Dummy coding - This is the process of creating binary (dummy) variables for all coarse classes except the reference class. This approach may present issues since extra variables require more memory and processing resources, and because overfitting may occur due to the reduced degrees of freedom.
Weight of evidence (WOE) transformation - This is the alternative (and often preferred) approach to dummy coding that substitutes each coarse class with a risk value and collapses the risk values into a single numeric variable. The numeric variable describes the relationship between an independent variable and a dependent variable. The WOE framework is well suited for logistic regression modeling since both are based on log-odds calculation. In addition, WOE transformation standardizes all independent variables; as such, users can directly compare the parameters in a subsequent logistic regression. The main drawback of this approach is that it only considers the relative risk of each bin without considering the proportion of accounts in each bin. The information value can be utilized instead to assess the relative contribution of each bin.
Keep in mind both dummy coding and WOE transformation yield similar results – which option to use mainly depends on a data scientist’s preference.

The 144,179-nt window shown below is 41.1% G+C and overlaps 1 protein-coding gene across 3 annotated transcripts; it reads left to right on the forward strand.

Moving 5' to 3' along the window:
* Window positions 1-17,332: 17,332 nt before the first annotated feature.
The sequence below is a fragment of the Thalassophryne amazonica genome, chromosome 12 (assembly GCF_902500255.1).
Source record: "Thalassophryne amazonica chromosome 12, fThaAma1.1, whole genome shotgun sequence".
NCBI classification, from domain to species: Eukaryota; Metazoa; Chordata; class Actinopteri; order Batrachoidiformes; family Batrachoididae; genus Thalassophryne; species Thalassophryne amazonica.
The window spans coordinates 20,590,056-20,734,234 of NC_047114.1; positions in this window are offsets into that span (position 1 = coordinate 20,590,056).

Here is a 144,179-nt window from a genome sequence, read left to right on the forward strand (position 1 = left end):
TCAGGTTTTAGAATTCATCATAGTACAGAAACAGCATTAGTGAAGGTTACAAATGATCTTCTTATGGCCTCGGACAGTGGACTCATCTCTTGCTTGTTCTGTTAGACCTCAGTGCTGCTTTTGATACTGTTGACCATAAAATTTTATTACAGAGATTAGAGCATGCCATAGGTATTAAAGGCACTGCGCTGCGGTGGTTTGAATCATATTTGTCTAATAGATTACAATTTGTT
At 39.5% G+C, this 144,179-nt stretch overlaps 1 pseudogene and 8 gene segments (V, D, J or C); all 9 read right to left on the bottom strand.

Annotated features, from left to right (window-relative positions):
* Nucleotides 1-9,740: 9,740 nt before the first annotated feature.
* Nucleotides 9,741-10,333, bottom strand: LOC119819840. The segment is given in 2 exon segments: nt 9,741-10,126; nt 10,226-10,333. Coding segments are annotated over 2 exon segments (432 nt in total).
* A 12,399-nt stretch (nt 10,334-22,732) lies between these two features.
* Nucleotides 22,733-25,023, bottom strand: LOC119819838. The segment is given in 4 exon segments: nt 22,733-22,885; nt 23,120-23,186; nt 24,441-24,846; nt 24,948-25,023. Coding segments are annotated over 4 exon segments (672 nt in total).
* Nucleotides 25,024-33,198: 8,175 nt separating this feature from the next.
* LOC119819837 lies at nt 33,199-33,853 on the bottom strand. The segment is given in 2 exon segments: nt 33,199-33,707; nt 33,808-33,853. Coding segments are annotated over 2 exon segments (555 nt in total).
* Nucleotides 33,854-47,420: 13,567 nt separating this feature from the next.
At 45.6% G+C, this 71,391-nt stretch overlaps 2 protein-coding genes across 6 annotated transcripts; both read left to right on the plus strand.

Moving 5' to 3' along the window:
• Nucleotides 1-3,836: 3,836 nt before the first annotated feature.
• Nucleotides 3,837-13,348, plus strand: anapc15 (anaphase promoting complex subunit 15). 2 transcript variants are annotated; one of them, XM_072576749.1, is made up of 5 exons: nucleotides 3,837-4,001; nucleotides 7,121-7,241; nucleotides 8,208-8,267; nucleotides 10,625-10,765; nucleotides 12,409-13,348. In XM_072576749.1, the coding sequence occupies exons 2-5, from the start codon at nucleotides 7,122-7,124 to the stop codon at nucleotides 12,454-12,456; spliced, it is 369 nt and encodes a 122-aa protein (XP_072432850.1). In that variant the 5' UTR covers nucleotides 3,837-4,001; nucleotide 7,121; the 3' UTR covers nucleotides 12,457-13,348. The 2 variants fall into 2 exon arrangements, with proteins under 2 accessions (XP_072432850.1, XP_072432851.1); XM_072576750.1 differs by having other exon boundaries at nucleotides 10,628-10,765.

But be warned – optimal binning, dummy coding and WOE transformation are time-consuming processes when carried out manually. That’s why a software package for binning, optimization, and WOE transformation is extremely useful.
Figure 2. Automated optimal binning and WOE transformation with WPS software
Model Training and Scaling
Logistic regression is commonly used in credit scoring for solving binary classification problems. Prior to model fitting, another iteration of variable selection is valuable to check if the newly WOE-transformed variables are still good model candidates. Preferred candidate variables are those with higher information value (usually between 0.1 and 0.5), have a linear relationship with the dependent variable, have good coverage across all categories, have a normal distribution, contain a notable overall contribution, and are relevant to the business.